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Article
May 1982

Peritoneovenous Shunt for Refractory AscitesOperative Complications and Long-term Results

Author Affiliations

From the Department of Surgery, University of California, San Francisco and the Surgical Service, Veterans Administration Medical Center, San Francisco.

Arch Surg. 1982;117(5):631-635. doi:10.1001/archsurg.1982.01380290081014
Abstract

• We studied the clinical course of 35 patients with refractory ascites who underwent 51 peritoneovenous shunts. Nine of them had hepatorenal syndrome (HRS). Operative complications included shunt malfunction, shunt infection, ascitic leak, fluid overload, and disseminated intravascular coagulation. Two of the patients without HRS died postoperatively. The survival rate in this group was 67% at one year and 43% at two years. Ascites was completely controlled in 83% of the survivors at two months and 50% at two years. Neither survival nor shunt patency were predictable. The shunt reversed HRS in three patients, but failed to do so in the other six. Late complications included shunt malfunction and infection. During the first two years of follow-up, five patients bled from esophageal varices. Liver failure was the sole cause of late death. Peritoneovenous shunt should be reserved for patients with truly refractory ascites, for whom it provides excellent palliation.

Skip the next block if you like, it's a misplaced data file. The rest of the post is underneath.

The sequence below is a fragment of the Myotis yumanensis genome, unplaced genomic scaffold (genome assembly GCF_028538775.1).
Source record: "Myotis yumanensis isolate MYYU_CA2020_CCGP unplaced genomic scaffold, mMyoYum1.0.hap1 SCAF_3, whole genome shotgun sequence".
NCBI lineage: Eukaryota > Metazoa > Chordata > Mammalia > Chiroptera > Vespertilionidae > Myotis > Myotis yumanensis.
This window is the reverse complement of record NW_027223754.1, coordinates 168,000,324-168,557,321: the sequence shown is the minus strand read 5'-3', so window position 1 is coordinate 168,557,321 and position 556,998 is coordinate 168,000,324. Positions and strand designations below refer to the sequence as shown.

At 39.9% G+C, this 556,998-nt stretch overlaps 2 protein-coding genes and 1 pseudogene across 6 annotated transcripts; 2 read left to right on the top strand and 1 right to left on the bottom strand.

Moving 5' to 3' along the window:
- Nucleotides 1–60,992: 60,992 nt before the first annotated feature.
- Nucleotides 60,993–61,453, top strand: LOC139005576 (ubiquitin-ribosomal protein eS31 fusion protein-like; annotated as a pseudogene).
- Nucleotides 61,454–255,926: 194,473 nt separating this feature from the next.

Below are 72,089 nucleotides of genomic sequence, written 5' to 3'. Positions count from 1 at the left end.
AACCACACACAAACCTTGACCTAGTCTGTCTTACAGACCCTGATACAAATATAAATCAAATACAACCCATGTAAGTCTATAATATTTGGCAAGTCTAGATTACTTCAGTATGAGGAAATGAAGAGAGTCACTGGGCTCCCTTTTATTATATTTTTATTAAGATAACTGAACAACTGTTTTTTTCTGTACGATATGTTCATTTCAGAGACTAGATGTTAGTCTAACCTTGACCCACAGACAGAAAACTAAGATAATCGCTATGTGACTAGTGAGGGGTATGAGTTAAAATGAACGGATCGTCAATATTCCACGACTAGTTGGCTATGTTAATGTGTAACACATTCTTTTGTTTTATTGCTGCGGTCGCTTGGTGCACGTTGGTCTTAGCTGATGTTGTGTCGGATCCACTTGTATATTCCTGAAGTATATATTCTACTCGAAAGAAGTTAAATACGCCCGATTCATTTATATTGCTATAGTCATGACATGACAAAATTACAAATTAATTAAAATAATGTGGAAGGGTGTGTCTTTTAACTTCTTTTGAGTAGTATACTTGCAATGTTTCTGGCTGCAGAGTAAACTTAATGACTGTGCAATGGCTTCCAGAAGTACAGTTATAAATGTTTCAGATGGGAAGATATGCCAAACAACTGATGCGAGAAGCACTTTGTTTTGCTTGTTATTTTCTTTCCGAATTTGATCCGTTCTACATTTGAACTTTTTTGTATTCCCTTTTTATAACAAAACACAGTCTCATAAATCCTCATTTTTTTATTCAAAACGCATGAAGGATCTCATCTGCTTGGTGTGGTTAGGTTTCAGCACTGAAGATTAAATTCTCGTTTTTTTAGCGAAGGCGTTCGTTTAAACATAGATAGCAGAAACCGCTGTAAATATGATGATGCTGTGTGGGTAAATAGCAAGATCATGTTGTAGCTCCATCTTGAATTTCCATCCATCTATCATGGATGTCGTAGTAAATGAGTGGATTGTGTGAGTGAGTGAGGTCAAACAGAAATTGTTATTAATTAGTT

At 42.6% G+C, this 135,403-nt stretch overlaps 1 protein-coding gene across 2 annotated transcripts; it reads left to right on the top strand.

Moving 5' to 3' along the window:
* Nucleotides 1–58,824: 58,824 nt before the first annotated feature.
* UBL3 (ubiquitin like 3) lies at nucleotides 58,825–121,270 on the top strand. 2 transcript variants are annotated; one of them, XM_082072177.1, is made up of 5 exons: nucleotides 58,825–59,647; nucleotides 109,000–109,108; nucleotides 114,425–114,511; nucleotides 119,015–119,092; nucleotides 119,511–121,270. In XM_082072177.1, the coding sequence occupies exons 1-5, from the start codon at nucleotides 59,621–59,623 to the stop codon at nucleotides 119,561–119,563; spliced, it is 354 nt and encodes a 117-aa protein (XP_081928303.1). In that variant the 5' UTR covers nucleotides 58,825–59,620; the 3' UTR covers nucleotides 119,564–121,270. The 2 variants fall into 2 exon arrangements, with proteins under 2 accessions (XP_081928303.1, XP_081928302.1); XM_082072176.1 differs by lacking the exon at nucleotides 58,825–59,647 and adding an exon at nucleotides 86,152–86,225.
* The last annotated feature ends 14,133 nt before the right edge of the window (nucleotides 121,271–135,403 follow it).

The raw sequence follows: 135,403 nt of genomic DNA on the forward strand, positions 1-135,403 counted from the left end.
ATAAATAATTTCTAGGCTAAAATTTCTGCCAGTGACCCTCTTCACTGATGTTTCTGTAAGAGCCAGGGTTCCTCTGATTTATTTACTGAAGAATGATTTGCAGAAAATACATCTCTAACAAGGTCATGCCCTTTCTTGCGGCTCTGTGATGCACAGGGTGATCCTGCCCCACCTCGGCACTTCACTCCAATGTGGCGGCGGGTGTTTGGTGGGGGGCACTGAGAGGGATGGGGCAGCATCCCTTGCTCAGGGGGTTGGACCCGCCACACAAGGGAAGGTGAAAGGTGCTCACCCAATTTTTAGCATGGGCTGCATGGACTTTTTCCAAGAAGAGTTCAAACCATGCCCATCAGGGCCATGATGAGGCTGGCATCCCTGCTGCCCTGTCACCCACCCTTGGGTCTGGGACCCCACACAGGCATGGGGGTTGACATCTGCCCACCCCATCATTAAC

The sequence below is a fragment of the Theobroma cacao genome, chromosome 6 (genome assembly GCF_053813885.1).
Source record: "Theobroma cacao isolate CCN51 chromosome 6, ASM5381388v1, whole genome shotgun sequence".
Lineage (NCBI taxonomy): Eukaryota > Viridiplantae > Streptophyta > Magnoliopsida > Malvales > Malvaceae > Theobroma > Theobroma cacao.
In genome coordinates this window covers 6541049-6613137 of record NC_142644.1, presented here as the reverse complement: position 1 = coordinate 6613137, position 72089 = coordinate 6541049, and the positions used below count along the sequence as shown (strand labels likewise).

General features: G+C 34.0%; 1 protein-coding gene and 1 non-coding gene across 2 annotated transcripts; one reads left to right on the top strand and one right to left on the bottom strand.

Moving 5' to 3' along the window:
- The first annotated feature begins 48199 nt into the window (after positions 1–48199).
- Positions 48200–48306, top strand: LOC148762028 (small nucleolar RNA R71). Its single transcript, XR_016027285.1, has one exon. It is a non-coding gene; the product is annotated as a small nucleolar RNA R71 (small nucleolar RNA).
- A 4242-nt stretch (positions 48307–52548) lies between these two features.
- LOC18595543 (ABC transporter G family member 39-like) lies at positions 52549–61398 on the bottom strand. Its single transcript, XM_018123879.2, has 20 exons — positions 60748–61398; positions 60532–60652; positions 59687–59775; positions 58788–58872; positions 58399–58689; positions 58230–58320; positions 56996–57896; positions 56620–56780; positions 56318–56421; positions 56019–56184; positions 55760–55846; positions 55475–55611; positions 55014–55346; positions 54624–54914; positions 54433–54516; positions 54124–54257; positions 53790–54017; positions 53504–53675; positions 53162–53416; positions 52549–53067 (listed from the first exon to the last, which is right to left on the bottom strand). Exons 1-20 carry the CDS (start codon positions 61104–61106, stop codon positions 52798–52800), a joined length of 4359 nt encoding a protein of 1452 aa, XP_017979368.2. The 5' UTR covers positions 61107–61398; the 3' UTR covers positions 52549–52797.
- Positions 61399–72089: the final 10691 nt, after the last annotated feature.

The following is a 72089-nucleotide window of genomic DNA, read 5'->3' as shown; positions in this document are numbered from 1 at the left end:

(Arch Surg 1982;117:631-635)

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